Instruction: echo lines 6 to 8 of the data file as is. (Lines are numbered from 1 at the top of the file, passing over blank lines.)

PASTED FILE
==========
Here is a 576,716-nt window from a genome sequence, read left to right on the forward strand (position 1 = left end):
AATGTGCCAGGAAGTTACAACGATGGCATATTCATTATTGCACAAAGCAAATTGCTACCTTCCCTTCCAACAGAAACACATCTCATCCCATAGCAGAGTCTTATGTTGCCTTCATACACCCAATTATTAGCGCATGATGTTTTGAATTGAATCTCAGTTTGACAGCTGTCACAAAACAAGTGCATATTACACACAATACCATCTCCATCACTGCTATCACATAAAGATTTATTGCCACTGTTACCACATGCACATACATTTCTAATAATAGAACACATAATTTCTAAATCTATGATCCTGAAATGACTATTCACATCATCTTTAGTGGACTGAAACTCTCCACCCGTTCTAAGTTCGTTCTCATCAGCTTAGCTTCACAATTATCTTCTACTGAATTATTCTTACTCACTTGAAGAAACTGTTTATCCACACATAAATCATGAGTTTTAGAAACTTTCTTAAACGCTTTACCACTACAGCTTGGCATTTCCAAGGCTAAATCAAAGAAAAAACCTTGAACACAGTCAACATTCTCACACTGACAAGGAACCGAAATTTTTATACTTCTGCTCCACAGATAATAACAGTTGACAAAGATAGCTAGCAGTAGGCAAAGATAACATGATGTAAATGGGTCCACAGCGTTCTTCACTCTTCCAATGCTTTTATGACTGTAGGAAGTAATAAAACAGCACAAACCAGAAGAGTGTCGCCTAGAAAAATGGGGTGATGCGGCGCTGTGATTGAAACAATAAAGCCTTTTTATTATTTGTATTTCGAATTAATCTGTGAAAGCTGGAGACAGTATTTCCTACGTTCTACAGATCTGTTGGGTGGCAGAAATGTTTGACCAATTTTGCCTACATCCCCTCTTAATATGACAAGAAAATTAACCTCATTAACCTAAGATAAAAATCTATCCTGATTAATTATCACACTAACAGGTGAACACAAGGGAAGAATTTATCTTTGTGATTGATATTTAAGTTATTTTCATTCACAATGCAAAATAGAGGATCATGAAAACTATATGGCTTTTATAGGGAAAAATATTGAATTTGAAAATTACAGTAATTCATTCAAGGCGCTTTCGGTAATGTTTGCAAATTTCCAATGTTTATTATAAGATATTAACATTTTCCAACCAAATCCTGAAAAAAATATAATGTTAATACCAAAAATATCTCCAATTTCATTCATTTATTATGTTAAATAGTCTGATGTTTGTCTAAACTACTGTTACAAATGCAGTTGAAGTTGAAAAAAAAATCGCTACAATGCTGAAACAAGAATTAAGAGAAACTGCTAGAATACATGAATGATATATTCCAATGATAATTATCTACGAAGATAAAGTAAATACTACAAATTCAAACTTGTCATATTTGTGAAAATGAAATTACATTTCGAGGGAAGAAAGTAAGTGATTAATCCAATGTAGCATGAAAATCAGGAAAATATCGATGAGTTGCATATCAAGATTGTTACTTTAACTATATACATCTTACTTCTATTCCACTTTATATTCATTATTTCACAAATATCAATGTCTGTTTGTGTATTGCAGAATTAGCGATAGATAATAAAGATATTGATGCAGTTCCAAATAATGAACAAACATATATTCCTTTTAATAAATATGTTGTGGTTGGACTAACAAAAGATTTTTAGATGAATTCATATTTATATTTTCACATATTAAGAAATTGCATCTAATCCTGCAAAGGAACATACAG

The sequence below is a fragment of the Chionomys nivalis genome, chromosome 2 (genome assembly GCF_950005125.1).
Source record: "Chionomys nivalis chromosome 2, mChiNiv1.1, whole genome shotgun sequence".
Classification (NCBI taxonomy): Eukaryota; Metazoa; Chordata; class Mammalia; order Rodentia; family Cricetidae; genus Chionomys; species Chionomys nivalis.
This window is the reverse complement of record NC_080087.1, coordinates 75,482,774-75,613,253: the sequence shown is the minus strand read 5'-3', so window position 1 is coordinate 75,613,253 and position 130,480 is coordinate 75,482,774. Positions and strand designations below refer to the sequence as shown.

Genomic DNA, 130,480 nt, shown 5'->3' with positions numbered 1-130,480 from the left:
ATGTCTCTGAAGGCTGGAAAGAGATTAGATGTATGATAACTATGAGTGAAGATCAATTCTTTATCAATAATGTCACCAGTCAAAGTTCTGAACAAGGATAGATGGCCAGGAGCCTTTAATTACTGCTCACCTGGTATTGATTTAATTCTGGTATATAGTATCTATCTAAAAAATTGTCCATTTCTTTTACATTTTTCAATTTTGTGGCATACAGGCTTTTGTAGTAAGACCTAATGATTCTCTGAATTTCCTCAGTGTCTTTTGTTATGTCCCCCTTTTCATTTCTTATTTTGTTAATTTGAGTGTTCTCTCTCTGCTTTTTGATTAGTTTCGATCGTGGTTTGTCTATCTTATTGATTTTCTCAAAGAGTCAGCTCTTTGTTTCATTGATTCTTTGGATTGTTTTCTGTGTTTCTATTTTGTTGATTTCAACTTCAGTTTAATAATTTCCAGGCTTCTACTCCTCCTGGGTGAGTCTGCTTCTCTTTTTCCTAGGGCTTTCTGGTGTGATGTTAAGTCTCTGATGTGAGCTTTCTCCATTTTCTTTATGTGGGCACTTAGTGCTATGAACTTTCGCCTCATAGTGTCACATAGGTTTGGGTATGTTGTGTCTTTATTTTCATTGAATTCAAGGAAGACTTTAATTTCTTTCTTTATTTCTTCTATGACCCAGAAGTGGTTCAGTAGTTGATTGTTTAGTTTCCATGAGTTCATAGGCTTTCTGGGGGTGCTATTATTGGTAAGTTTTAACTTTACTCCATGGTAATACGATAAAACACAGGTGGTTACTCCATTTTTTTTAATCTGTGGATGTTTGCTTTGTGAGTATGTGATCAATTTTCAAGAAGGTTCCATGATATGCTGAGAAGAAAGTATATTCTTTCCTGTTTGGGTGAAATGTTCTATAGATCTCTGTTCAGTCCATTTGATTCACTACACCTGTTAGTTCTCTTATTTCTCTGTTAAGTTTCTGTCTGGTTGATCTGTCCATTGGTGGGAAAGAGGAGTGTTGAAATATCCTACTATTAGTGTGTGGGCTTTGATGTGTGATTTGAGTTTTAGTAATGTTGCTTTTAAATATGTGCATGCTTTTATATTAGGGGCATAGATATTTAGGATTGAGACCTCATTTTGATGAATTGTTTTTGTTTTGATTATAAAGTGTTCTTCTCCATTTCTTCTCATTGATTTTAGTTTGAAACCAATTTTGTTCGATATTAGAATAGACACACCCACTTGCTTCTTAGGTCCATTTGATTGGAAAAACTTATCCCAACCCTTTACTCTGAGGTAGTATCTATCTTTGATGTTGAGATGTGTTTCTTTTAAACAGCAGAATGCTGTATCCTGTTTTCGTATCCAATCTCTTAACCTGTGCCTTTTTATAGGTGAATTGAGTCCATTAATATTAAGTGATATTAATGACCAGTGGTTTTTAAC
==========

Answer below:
This window is the reverse complement of record NC_080087.1, coordinates 75,482,774-75,613,253: the sequence shown is the minus strand read 5'-3', so window position 1 is coordinate 75,613,253 and position 130,480 is coordinate 75,482,774. Positions and strand designations below refer to the sequence as shown.

Genomic DNA, 130,480 nt, shown 5'->3' with positions numbered 1-130,480 from the left:
ATGTCTCTGAAGGCTGGAAAGAGATTAGATGTATGATAACTATGAGTGAAGATCAATTCTTTATCAATAATGTCACCAGTCAAAGTTCTGAACAAGGATAGATGGCCAGGAGCCTTTAATTACTGCTCACCTGGTATTGATTTAATTCTGGTATATAGTATCTATCTAAAAAATTGTCCATTTCTTTTACATTTTTCAATTTTGTGGCATACAGGCTTTTGTAGTAAGACCTAATGATTCTCTGAATTTCCTCAGTGTCTTTTGTTATGTCCCCCTTTTCATTTCTTATTTTGTTAATTTGAGTGTTCTCTCTCTGCTTTTTGATTAGTTTCGATCGTGGTTTGTCTATCTTATTGATTTTCTCAAAGAGTCAGCTCTTTGTTTCATTGATTCTTTGGATTGTTTTCTGTGTTTCTATTTTGTTGATTTCAACTTCAGTTTAATAATTTCCAGGCTTCTACTCCTCCTGGGTGAGTCTGCTTCTCTTTTTCCTAGGGCTTTCTGGTGTGATGTTAAGTCTCTGATGTGAGCTTTCTCCATTTTCTTTATGTGGGCACTTAGTGCTATGAACTTTCGCCTCATAGTGTCACATAGGTTTGGGTATGTTGTGTCTTTATTTTCATTGAATTCAAGGAAGACTTTAATTTCTTTCTTTATTTCTTCTATGACCCAGAAGTGGTTCAGTAGTTGATTGTTTAGTTTCCATGAGTTCATAGGCTTTCTGGGGGTGCTATTATTGGTAAGTTTTAACTTTACTCCATGGTAATACGATAAAACACAGGTGGTTACTCCATTTTTTTTAATCTGTGGATGTTTGCTTTGTGAGTATGTGATCAATTTTCAAGAAGGTTCCATGATATGCTGAGAAGAAAGTATATTCTTTCCTGTTTGGGTGAAATGTTCTATAGATCTCTGTTCAGTCCATTTGATTCACTACACCTGTTAGTTCTCTTATTTCTCTGTTAAGTTTCTGTCTGGTTGATCTGTCCATTGGTGGGAAAGAGGAGTGTTGAAATATCCTACTATTAGTGTGTGGGCTTTGATGTGTGATTTGAGTTTTAGTAATGTTGCTTTTAAATATGTGCATGCTTTTATATTAGGGGCATAGATATTTAGGATTGAGACCTCATTTTGATGAATTGTTTTTGTTTTGATTATAAAGTGTTCTTCTCCATTTCTTCTCATTGATTTTAGTTTGAAACCAATTTTGTTCGATATTAGAATAGACACACCCACTTGCTTCTTAGGTCCATTTGATTGGAAAAACTTATCCCAACCCTTTACTCTGAGGTAGTATCTATCTTTGATGTTGAGATGTGTTTCTTTTAAACAGCAGAATGCTGTATCCTGTTTTCGTATCCAATCTCTTAACCTGTGCCTTTTTATAGGTGAATTGAGTCCATTAATATTAAGTGATATTAATGACCAGTGGTTTTTAAC